Creative reviews strike fear into the hearts of many copywriters. It’s not always the most comfortable thing to present your work to a roomful of people. But what if I told you there’s a secret to feeling much more sure and prepared? Well there is, and it’s comin’ right at you. Read on…
Today’s question comes from Gabriel B. who asks, “I hate to admit it, but I get intimidated by creative reviews. Do you have any tips for how I can psyche myself out a bit less?”
It’s completely natural and normal to be intimidated by reviews. After all, you slave away on a project only to present it and get feedback on it…live…and in public. And, of course, you can’t know what kind of feedback you get. (If you did, you’d have already incorporated it, right?)
But there’s one way to prepare yourself for whatever they throw at you. Ready for the secret? Simply, it’s to be prepared to explain every choice you made.
You need to be able to explain why you chose “and” instead of “but,” why you put a detail in the subhead instead of the head, why your body copy starts with a question… All of that. Everything.
But that’s not all that difficult! After all, every element of your copy is deliberate. You put thought and strategy into every word, word combination, and punctuation choice.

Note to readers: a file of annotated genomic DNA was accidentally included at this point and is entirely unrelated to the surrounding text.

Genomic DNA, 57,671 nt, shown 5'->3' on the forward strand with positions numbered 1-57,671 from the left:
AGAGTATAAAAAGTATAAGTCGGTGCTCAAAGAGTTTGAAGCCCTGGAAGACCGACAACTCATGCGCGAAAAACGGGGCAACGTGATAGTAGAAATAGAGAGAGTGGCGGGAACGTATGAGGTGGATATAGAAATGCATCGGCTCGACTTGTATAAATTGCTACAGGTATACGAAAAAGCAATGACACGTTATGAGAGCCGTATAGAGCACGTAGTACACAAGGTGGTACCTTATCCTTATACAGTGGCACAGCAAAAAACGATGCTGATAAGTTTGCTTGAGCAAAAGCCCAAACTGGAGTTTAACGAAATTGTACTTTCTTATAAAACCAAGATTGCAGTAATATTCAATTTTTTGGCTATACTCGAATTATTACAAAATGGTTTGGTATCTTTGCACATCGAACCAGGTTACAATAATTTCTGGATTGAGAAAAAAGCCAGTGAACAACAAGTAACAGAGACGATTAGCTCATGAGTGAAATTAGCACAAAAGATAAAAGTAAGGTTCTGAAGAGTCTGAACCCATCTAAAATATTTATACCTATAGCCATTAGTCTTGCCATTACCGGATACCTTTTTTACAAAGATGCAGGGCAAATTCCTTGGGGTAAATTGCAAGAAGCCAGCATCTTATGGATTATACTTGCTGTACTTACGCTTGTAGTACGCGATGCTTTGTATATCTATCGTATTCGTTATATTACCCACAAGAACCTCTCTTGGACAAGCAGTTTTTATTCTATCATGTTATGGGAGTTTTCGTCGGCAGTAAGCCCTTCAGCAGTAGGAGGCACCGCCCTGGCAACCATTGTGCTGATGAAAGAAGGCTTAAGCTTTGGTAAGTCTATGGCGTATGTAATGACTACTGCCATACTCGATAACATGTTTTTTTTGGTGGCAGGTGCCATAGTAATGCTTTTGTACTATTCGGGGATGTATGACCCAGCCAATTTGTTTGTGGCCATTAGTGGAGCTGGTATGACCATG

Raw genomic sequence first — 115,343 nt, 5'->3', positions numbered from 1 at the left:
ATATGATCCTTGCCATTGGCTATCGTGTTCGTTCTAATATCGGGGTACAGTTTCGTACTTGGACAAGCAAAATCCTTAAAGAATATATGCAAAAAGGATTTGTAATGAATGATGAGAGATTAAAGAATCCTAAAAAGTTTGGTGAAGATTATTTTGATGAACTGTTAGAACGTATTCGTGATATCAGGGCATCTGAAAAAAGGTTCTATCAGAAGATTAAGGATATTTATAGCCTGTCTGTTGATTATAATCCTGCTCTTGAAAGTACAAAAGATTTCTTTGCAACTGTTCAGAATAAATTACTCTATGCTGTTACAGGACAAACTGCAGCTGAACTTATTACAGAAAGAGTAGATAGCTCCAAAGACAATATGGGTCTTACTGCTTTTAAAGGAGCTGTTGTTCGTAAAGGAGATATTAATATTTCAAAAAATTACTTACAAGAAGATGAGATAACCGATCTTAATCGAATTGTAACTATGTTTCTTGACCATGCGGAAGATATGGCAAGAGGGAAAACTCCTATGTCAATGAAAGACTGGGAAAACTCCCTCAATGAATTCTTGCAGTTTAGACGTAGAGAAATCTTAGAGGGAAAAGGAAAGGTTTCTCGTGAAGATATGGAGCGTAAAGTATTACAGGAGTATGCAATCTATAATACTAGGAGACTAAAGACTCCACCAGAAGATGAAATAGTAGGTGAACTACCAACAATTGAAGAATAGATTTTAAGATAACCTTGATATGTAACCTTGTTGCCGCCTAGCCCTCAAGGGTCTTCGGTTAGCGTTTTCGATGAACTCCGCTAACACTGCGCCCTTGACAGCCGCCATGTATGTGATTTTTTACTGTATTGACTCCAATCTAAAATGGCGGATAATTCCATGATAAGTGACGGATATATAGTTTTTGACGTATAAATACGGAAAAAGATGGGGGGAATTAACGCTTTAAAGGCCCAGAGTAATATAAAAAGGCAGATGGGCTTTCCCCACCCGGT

This strategy and these deliberate choices are part of what make you a good copywriter; there’s nothing haphazard or random or unplanned in your copy.
You have a reason for every choice you made. So, be prepared to explain each one.
When someone in the review asks you why you did something, be able to tell them. Or, more likely, when someone gives feedback that an element doesn’t seem quite right, explain why you did it the way you did.
Now, your explanation might not be enough to win the discussion, but it creates a dialogue. Explaining why you made the choices you did demonstrates both your skills and professionalism. It shows that you put a great deal of thought into your work. And it also allows you to talk with people in the room as equals and collaborators.
A creative review isn’t a firing squad; it’s a committee of people getting together to help create a piece. Being prepared to explain the work you’ve done in any detail necessary just establishes you as an important and respected part of that collaboration.
Being prepared to discuss your work gives you the certainty to answer any questions or concerns and that automatically gives you much more confidence as you go into each meeting. The key to feeling better about going into reviews? Be prepared.
Your turn! How do you prepare for creative reviews? Let us know in the comments below!